Dinner party music can cause the same anxiety, but be bold and be yourself. Put on some music you love, and make it a point of conversation. More importantly don’t be afraid to let someone else play dinner party DJ. At some point in the evening, one of your guests may be bold enough to offer up their own playlist. Resist your temptation to stay in control here and give up your DJ monopoly. Just like your music started a conversation, your guest’s new playlist will do the same.
Alcohol always seems like a shortcut to a great time, but be careful. Less(ish) is more. There are a couple of common pitfalls. First, don’t give people too many choices or they may choose nothing at all. Twelve kinds of wine? No, just red and white. 13 different craft cocktails featuring every type of liquor? Definitely not. You don’t want people agonizing over their drink for the evening. Beer, a couple types of hard booze and wine will do just fine.
Second, sloppy drunk parties usually end with some combination of sickness, drama and premature sleep (for us old people). None of those are good. Keep the booze flowing at a moderate pace, but hold off on the ice luge. It’s your house, not Animal House.
You must be thinking, why are we talking about food last? The people and atmosphere at your get together are just as important as the food itself. Good food tastes even better in the right environment. So if you keep the recipes simple and the food plentiful, you’ll win the evening.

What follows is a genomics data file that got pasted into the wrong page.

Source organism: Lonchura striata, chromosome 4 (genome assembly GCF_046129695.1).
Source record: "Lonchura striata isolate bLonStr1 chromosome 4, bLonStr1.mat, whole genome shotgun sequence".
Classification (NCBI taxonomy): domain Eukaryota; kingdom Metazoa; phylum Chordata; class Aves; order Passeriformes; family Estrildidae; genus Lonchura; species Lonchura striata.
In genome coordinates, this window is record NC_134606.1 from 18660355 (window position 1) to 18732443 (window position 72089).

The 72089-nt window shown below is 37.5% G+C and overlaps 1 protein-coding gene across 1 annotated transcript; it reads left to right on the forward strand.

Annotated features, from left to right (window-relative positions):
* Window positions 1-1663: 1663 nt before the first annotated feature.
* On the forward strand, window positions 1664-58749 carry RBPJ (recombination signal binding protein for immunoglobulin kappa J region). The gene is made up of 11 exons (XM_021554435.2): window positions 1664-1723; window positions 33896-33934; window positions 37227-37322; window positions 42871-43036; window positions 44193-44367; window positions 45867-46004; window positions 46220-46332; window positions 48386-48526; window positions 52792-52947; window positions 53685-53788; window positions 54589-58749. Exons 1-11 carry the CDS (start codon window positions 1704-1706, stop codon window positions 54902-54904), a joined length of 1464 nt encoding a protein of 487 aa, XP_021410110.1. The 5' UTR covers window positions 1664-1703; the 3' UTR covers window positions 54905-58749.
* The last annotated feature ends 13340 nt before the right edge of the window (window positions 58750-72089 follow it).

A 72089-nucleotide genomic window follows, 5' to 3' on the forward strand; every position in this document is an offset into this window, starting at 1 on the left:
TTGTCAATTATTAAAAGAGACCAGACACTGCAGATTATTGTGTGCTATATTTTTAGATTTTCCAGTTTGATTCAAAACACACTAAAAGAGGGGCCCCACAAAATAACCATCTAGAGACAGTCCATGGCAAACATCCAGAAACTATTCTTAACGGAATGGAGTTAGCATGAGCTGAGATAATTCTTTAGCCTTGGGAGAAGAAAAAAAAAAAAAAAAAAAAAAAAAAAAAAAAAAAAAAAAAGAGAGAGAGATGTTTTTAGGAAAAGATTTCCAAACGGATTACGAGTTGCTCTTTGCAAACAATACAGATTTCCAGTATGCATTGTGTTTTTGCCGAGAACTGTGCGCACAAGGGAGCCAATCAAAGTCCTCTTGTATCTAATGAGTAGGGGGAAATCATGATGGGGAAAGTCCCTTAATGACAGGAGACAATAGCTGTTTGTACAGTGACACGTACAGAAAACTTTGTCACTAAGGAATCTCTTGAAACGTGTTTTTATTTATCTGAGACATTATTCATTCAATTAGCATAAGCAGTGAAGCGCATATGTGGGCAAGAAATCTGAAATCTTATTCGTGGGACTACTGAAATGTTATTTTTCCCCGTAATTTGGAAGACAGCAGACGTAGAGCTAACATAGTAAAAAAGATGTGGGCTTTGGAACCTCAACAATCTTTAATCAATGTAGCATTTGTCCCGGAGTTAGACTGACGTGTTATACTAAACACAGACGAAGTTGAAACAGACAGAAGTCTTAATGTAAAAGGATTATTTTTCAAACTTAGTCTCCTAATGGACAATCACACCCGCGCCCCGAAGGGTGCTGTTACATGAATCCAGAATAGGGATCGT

It’s going to be challenging to make all the food ahead of time and keep it fresh for dinner. The best move here is to have some appetizers out for your guests immediately after they start to arrive.
The Charcuterie Board
Mains & Desert
You need to be able to feed a lot of people, and you want to easily plate your food in a visually appealing way. You can serve your meal family-style for simplicity, but your guests will be even more impressed by plated service at the table. Unfortunately, you only have two hands and limited amount of time before the food gets cold. So pick recipes where the finished food can sit for a couple minutes while you’re quickly plating each meal, and pick recipes where the food will look great with minimal garnish and fuss.
Pan Seared Salmon with Lemon Butter Sauce
Spring Greens with Balsamic Vinaigrette
Even a great party will run its course. The conversation tapers out, and guests start to check their phones a little more frequently. When it’s time to call it a night, don’t be afraid to make the first move. Make your way into the kitchen and begin doing dishes. You’ll subtly send the message that it’s time to go. But it’s ok. Mission accomplished. It’s 2am and you’re now the #1 dinner party host among your group of friends.
Customers are raving about The Dinner Party
The Dinner Party changed my life. I was home alone every night with my cats until I read this guide. Now I host dinner parties with all my friends, and my cats get to nibble on the leftovers.
-Missy F from Portland, OR.
I had so much anxiety about cooking for other people. I used to put out bowls of cheesy puffs and potato chips for my guests. Now I make the cheesy puffs from scratch.
-Rob S from Charleston, SC.